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LibreOffice may be the most popular open-source Office Suite around, but that doesn’t mean there aren’t other good open source office suite that you can use. If you are looking for a simpler, yet equally powerful office suite for your Linux system, Calligra might be a good alternative to LibreOffice (or is it?) Let’s check it out.

Installation

Calligra is mainly created for the KDE desktop manager, but it will work in Gnome and all other DEs as well. However, for non-KDE system, you will have to install a bunch of KDE files for it to work.

In Ubuntu, you can install it via the command:

sudo

apt-get install

calligra

Other Linux distro can check out the Calligra Installer page for the relevant packages.

Usage

After using Calligra for a while, I actually prefer its interface to LibreOffice. Most of the tools are well-organized into its respective section and searching for the functions you need is often an easy task.

One thing though, it doesn’t support saving to Ms-Word .doc and .docx format. It only supports the Open Document Format (ODF). You can open, view and edit .doc and .docx file, but you can only save to .odf format.

Calligra also has support for Google document, so you can link to and open Google document for editing on your desktop.

The project management app – Plan in the Calligra suite is also a useful app that allows you to set project range, add tasks, set date, allocate resources, and even view reports. In Microsoft Office suite, you will have to purchase the Microsoft Project to have these features, but in Calligra, you get it for free.

Screenshots

Calligra Sheets:

Calligra Stage:

Calligra Flow:

Conclusion

Calligra also includes Kexi (a database management program similar to Microsoft Access), Karbon (A vector graphics editor), Krita (an image editor) and Braindump (a notetaking and mindmapping application) which I didn’t review in the article. If you add up all these application together, Calligra is actually more useful and versatile than LibreOffice.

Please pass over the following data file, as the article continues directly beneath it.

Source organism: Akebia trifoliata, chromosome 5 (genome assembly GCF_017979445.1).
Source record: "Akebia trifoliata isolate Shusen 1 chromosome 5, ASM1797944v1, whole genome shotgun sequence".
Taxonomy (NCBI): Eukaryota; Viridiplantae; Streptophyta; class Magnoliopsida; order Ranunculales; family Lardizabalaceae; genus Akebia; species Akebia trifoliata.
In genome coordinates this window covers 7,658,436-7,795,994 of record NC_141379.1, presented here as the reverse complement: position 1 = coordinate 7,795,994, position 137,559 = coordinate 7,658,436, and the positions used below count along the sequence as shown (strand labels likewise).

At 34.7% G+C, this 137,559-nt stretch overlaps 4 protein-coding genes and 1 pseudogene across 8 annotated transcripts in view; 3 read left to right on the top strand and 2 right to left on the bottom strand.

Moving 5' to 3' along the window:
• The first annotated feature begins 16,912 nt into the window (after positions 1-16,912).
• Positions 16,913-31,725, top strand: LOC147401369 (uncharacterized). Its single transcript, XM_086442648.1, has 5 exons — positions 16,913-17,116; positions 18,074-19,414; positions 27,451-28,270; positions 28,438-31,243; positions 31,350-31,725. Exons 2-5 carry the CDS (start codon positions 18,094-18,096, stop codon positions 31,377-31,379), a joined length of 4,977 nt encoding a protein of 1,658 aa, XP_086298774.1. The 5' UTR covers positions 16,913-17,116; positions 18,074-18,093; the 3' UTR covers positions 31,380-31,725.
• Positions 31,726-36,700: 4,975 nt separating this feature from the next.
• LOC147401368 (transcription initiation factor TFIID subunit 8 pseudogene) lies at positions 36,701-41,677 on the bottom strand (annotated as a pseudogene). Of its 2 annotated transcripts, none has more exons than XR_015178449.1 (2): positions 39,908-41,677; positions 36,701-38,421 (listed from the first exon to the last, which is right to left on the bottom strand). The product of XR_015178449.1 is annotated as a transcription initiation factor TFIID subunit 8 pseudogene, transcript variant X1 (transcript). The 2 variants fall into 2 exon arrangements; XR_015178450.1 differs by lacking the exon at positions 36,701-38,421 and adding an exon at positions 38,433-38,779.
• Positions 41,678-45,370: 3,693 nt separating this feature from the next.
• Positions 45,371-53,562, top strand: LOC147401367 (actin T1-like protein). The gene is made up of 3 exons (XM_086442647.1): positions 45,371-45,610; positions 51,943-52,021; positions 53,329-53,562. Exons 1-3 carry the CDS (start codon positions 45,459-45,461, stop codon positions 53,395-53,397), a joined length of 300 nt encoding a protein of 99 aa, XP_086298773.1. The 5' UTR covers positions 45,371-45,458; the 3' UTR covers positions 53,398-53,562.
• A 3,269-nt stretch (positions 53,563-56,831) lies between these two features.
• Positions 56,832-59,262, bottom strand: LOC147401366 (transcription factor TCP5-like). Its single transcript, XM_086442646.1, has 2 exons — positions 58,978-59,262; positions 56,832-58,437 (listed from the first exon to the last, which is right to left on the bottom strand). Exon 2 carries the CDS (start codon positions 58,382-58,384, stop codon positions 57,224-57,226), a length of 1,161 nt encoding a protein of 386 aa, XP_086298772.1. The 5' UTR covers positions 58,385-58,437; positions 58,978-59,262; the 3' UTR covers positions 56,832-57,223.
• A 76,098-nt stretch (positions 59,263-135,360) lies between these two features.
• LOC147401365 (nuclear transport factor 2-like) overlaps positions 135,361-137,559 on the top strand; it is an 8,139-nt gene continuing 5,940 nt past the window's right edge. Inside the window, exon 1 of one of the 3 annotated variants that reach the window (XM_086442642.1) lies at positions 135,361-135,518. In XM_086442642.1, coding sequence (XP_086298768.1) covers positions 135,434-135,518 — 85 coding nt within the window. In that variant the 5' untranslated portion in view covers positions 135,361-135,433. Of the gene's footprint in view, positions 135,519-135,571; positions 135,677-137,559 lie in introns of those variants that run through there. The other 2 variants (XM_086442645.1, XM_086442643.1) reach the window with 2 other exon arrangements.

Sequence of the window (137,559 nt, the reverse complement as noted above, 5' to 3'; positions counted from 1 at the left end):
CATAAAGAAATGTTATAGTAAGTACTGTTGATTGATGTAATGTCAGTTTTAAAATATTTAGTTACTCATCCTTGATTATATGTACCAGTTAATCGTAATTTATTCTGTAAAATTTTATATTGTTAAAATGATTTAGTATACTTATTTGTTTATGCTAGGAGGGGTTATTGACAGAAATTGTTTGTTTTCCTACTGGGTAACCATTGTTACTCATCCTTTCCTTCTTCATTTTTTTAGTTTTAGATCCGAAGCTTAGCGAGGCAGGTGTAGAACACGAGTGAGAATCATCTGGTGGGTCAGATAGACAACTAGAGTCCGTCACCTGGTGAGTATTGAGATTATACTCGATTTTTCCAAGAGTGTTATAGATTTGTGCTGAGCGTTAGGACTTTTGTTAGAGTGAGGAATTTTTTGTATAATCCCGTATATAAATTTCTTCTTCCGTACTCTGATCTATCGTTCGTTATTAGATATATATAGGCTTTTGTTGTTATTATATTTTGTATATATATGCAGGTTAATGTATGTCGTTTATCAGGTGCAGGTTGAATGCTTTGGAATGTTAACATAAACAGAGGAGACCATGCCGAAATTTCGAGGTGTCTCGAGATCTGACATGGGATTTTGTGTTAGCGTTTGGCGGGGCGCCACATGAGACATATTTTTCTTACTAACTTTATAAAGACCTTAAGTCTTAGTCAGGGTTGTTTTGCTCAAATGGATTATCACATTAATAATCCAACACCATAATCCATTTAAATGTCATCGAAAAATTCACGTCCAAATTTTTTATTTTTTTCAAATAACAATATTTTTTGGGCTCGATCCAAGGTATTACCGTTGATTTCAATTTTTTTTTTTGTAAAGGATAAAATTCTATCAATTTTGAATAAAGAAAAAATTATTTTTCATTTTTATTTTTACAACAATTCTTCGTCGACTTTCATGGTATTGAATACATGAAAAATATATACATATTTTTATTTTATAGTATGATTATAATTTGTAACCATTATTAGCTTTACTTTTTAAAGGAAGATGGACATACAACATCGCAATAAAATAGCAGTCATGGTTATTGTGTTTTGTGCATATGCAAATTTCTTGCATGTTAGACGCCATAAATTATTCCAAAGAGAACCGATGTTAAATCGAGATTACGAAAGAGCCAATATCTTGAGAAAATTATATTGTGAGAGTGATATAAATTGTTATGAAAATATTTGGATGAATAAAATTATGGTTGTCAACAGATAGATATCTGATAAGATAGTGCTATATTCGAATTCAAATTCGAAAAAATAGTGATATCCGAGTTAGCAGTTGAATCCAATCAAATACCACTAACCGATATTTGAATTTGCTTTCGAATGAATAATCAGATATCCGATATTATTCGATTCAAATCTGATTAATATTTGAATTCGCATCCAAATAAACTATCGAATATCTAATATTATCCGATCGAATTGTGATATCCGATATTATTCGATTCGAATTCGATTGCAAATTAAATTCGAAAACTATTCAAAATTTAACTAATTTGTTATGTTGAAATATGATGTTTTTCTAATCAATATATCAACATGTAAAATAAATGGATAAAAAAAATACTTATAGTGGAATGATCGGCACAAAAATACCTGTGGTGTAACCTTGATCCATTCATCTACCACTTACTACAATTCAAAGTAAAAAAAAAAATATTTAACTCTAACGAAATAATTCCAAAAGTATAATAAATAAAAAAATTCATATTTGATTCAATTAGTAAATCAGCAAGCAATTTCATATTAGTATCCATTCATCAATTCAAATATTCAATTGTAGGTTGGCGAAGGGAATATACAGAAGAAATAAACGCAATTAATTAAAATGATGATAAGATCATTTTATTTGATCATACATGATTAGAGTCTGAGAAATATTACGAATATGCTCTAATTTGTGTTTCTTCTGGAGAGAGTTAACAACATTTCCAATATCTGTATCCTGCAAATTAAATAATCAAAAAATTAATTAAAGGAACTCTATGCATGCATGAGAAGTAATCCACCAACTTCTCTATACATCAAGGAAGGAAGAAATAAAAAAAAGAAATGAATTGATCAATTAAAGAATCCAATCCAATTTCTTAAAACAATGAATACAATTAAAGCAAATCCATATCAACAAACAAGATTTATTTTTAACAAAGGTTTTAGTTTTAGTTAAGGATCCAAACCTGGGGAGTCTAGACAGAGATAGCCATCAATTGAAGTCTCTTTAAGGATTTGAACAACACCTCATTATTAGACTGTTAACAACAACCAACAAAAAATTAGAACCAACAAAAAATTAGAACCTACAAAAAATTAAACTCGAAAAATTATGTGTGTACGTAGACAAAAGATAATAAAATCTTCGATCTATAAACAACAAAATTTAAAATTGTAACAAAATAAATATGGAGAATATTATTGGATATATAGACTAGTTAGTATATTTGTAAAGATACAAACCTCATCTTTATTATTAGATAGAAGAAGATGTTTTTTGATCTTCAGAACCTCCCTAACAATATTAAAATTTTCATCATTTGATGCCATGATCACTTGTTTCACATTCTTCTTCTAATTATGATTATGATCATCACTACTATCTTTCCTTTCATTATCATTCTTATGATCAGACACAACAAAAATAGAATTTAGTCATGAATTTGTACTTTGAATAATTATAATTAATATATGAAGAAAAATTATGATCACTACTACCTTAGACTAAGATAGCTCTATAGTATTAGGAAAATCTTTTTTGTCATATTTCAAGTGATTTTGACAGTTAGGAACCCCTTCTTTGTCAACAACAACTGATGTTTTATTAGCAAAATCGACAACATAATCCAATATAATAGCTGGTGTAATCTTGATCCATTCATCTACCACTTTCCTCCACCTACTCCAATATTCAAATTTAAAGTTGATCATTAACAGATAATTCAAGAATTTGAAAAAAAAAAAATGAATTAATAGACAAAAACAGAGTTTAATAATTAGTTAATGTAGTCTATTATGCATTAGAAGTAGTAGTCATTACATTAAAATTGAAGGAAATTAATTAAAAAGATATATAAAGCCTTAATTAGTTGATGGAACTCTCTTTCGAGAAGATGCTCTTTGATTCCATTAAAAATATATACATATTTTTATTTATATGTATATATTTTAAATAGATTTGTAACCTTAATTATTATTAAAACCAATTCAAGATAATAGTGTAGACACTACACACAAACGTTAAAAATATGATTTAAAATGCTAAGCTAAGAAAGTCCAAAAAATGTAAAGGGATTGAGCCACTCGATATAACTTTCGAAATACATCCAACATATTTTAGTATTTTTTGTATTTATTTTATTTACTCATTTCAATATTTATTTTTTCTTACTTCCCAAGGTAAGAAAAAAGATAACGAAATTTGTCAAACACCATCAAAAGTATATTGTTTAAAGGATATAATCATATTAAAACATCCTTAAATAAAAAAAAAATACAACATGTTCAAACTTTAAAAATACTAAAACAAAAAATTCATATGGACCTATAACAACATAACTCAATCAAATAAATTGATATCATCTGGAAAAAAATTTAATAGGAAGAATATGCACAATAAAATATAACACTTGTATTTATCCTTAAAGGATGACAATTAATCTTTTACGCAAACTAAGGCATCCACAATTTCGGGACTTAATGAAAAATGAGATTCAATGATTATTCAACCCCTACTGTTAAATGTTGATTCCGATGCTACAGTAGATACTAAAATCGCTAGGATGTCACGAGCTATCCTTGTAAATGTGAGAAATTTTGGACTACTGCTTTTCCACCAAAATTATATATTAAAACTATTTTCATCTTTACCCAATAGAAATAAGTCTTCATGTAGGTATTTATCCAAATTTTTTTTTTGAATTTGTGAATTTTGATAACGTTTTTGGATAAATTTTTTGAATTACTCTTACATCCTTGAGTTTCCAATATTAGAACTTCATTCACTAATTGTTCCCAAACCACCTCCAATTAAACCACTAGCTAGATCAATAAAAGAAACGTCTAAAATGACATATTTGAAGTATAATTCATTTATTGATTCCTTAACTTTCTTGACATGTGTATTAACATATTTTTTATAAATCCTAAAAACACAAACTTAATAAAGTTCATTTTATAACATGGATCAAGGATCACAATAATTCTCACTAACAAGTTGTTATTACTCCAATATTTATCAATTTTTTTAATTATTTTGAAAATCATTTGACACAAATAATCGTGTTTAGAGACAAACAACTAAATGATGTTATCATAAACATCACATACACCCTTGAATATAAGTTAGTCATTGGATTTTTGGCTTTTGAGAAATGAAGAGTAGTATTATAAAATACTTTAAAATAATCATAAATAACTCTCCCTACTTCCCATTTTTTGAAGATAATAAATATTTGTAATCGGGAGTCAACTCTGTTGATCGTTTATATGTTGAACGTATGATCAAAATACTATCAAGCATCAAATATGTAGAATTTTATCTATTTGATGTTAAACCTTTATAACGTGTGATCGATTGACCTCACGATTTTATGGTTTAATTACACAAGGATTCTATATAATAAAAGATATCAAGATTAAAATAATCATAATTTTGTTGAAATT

If you have no issue with the limitation (unable to save in .doc chúng tôi format) and doesn’t require any LibreOffice-only or MS Office-only features, then Calligra is definitely a good alternative, particularly if you are using the KDE desktop manager. What do you think?

Calligra

Damien

Damien Oh started writing tech articles since 2007 and has over 10 years of experience in the tech industry. He is proficient in Windows, Linux, Mac, Android and iOS, and worked as a part time WordPress Developer. He is currently the owner and Editor-in-Chief of Make Tech Easier.

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Cog: A Great Itunes Alternative For Mac Os X

After iTunes erroneously deleted my music collection a few years ago, I started looking for alternatives. Being a part-time Windows user, I had grown to love the simplicity of Winamp, with its file and folder based music management. Unfortunately there was no port available on OSX. Thankfully, I stumbled across a little open source project named Cog.